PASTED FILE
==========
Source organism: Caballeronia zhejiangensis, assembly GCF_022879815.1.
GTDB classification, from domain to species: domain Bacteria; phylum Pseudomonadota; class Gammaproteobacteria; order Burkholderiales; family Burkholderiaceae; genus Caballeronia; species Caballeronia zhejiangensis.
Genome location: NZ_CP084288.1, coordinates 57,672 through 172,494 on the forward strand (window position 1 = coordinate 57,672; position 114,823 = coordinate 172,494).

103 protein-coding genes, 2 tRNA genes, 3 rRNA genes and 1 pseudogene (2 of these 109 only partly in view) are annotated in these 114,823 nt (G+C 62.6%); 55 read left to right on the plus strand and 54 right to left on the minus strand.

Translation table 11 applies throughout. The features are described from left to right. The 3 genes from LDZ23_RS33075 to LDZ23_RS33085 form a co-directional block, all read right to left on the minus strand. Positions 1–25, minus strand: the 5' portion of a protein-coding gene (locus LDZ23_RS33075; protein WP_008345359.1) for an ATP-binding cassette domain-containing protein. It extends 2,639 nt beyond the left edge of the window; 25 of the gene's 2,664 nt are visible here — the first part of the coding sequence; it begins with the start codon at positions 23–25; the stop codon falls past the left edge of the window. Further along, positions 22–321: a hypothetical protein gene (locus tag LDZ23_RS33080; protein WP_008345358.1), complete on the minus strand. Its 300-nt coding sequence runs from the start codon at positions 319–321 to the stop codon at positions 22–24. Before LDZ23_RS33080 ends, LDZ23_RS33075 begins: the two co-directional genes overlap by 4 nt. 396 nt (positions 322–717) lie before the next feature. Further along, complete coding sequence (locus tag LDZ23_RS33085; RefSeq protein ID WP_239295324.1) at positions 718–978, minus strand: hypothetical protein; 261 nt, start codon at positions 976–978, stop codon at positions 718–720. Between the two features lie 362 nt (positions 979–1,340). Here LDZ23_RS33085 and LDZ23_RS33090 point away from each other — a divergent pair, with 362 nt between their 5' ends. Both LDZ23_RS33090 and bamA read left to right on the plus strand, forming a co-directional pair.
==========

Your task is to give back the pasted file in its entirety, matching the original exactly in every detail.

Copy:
Source organism: Caballeronia zhejiangensis, assembly GCF_022879815.1.
GTDB classification, from domain to species: domain Bacteria; phylum Pseudomonadota; class Gammaproteobacteria; order Burkholderiales; family Burkholderiaceae; genus Caballeronia; species Caballeronia zhejiangensis.
Genome location: NZ_CP084288.1, coordinates 57,672 through 172,494 on the forward strand (window position 1 = coordinate 57,672; position 114,823 = coordinate 172,494).

103 protein-coding genes, 2 tRNA genes, 3 rRNA genes and 1 pseudogene (2 of these 109 only partly in view) are annotated in these 114,823 nt (G+C 62.6%); 55 read left to right on the plus strand and 54 right to left on the minus strand.

Translation table 11 applies throughout. The features are described from left to right. The 3 genes from LDZ23_RS33075 to LDZ23_RS33085 form a co-directional block, all read right to left on the minus strand. Positions 1–25, minus strand: the 5' portion of a protein-coding gene (locus LDZ23_RS33075; protein WP_008345359.1) for an ATP-binding cassette domain-containing protein. It extends 2,639 nt beyond the left edge of the window; 25 of the gene's 2,664 nt are visible here — the first part of the coding sequence; it begins with the start codon at positions 23–25; the stop codon falls past the left edge of the window. Further along, positions 22–321: a hypothetical protein gene (locus tag LDZ23_RS33080; protein WP_008345358.1), complete on the minus strand. Its 300-nt coding sequence runs from the start codon at positions 319–321 to the stop codon at positions 22–24. Before LDZ23_RS33080 ends, LDZ23_RS33075 begins: the two co-directional genes overlap by 4 nt. 396 nt (positions 322–717) lie before the next feature. Further along, complete coding sequence (locus tag LDZ23_RS33085; RefSeq protein ID WP_239295324.1) at positions 718–978, minus strand: hypothetical protein; 261 nt, start codon at positions 976–978, stop codon at positions 718–720. Between the two features lie 362 nt (positions 979–1,340). Here LDZ23_RS33085 and LDZ23_RS33090 point away from each other — a divergent pair, with 362 nt between their 5' ends. Both LDZ23_RS33090 and bamA read left to right on the plus strand, forming a co-directional pair.